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Obama, Romney React to Jobs Report

One thing is clear: The reactions from Romney and Obama to the jobs report couldn't have been any more distinct. Romney sounded sympathetic yet confident, while Obama all but ignored the news of our stagnant economy, and instead tried to spin the numbers as a positive development. Then again, this is Romney's forte, he knows what to do. Obama? Not so much - just more "excuses" as usual.


Speaking in New Hampshire this morning, Romney hammered the president’s same old ideas and policies that have failed to get America working again. He wasted no time in asserting that the jobs report is "another kick in the gut to middle class families.” 

        "Not only is the 8.2 percent number unacceptably high and that has been in place for over 41 months, but in addition if you look at the broader analysis of people who are out of work or dropped out of the workforce or that are underemployed in part-time jobs needing full time work, it's almost 15 percent of the American public," Romney said, according to a rush transcript. "Then there those that are working, but working in jobs well beneath their skill level or multiple part-time jobs. Kids that are coming out of college not being able to find work. Veterans coming home not being able to do anything but stand in an unemployment line. These are very difficult times for the American people."

    "I know he’s been planning been planning on going across the country and celebrating what he calls “forward,” well forward doesn’t look a lot like forward to the millions and millions of families that are struggling today," he continued. Using the opportunity as a platform for his proposed policies, he assures the crowd he has a plan:


        "My plan calls for action that will get America working again and create good jobs. Both near and long-term. It includes finally taking advantage of energy resources and creating energy jobs and convincing manufacturers that energy will be available and low cost in America. It means opening up new markets for American trade, particularly in Latin America where the opportunities are extraordinary and cracking down on china when they cheat and making sure they don't steal our jobs and bringing tax rates down. Cutting out the exemptions and deductions and loopholes that are unfair in many cases. In other cases we will limit the deductions so that we maintain our revenue through growth and limning of special deals and bringing tax rates down so they are competitive and attractive for jobs to come back to America."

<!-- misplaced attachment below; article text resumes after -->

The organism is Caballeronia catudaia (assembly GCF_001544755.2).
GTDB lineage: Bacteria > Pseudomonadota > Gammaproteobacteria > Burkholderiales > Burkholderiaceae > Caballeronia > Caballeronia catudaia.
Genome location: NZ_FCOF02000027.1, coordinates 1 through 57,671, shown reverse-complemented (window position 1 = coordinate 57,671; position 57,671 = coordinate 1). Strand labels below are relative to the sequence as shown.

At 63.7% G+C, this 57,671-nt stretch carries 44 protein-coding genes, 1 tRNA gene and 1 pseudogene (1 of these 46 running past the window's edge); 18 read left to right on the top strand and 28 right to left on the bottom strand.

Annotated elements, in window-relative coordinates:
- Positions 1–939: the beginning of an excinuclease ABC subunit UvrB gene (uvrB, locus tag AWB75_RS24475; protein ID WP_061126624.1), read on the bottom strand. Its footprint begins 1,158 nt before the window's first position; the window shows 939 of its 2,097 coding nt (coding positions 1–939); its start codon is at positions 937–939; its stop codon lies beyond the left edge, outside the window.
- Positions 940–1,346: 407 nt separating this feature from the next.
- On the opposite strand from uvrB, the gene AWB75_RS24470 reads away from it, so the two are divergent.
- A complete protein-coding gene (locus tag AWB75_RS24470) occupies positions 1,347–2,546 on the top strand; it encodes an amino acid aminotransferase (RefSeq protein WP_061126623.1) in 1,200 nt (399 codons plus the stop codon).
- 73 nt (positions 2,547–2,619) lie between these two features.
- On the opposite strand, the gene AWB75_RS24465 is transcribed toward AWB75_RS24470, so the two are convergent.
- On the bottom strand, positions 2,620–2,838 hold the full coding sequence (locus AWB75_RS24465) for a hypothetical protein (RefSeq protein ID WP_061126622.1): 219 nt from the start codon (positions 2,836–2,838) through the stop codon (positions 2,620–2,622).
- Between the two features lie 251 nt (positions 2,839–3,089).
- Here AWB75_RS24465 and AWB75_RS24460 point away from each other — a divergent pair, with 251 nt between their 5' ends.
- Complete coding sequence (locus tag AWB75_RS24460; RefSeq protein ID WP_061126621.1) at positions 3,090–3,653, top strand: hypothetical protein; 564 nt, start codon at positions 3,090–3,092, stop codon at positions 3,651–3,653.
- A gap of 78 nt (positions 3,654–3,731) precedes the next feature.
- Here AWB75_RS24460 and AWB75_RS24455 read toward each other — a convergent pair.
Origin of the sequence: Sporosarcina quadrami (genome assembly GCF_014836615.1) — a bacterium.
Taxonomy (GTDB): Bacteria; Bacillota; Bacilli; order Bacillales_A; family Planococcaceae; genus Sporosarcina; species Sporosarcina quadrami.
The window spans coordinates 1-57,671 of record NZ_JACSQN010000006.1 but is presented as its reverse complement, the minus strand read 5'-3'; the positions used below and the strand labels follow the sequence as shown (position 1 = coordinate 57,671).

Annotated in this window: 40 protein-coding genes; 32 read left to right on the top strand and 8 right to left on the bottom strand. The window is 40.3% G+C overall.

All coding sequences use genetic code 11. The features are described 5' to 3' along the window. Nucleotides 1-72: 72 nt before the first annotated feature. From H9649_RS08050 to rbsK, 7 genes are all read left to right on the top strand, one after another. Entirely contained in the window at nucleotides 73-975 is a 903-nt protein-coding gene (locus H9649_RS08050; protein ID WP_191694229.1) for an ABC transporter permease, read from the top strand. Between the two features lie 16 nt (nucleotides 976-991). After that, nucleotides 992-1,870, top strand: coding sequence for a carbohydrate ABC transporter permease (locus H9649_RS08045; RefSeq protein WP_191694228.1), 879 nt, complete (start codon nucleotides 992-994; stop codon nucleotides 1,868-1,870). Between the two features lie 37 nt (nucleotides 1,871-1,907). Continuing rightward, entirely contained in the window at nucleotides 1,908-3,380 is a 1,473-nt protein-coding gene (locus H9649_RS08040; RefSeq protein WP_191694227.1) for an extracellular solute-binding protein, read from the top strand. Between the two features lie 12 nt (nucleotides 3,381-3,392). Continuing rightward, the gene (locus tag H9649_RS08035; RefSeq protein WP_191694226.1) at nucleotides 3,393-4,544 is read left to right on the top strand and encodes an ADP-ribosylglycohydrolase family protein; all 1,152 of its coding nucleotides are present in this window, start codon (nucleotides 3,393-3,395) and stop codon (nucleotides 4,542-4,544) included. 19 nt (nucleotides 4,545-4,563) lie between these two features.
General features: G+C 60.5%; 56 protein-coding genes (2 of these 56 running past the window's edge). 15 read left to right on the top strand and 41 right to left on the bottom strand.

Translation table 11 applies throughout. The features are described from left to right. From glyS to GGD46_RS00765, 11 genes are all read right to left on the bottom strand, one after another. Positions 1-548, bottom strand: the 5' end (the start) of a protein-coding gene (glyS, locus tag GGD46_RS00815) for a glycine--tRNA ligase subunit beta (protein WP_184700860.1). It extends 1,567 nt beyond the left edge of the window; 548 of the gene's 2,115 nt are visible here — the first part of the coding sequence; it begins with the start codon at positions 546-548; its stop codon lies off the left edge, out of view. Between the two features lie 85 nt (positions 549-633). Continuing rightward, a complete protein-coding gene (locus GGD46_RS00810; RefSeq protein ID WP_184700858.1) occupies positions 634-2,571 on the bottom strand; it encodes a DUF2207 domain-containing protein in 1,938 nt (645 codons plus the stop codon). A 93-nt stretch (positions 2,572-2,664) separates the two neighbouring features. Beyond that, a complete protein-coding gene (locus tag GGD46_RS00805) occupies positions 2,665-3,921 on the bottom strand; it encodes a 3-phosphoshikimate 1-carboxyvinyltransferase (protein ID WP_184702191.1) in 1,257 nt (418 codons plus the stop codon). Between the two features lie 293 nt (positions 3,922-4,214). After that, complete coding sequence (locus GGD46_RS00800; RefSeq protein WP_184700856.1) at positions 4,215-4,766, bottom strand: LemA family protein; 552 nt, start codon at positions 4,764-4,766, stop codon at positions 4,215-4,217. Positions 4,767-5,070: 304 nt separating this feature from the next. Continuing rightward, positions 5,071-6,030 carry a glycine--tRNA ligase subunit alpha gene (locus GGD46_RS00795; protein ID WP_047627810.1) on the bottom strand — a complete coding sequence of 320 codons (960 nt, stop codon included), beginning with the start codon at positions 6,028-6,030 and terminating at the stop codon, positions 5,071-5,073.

The video is available here.

Update (Kate Hicks): Forty-five minutes after Romney's reaction to the dismal jobs report, President Obama gave a speech of his own in Poland, Ohio. His reticence to address the issue was apparent: he didn't mention the report until twelve minutes into his warm'n'fuzzy campaign speech. Instead, he spent the time opining about his childhood, including a minute or two on the lack of vacations his family took back in the day, and reminding us of the reasons why he decided to run for political office. Indeed, as the RNC points out, he spoke for 40 minutes, and only departed from his vague American Dream/"me"-centric language to speak about the jobs report for 26 seconds. Less than half a minute. It's below, courtesy of the Weekly Standard, along with a transcipt:


We learned this morning that our businesses created 84,000 new jobs last month. And that overall means business have created 4.4 million new jobs over the last 28 months, including 500,000 new manufacturing jobs. That's a step in the right direction. That's a step in the right direction.

Actually, the stagnant 8.2% unemployment rate doesn't look like a step in any direction. Forward, indeed.


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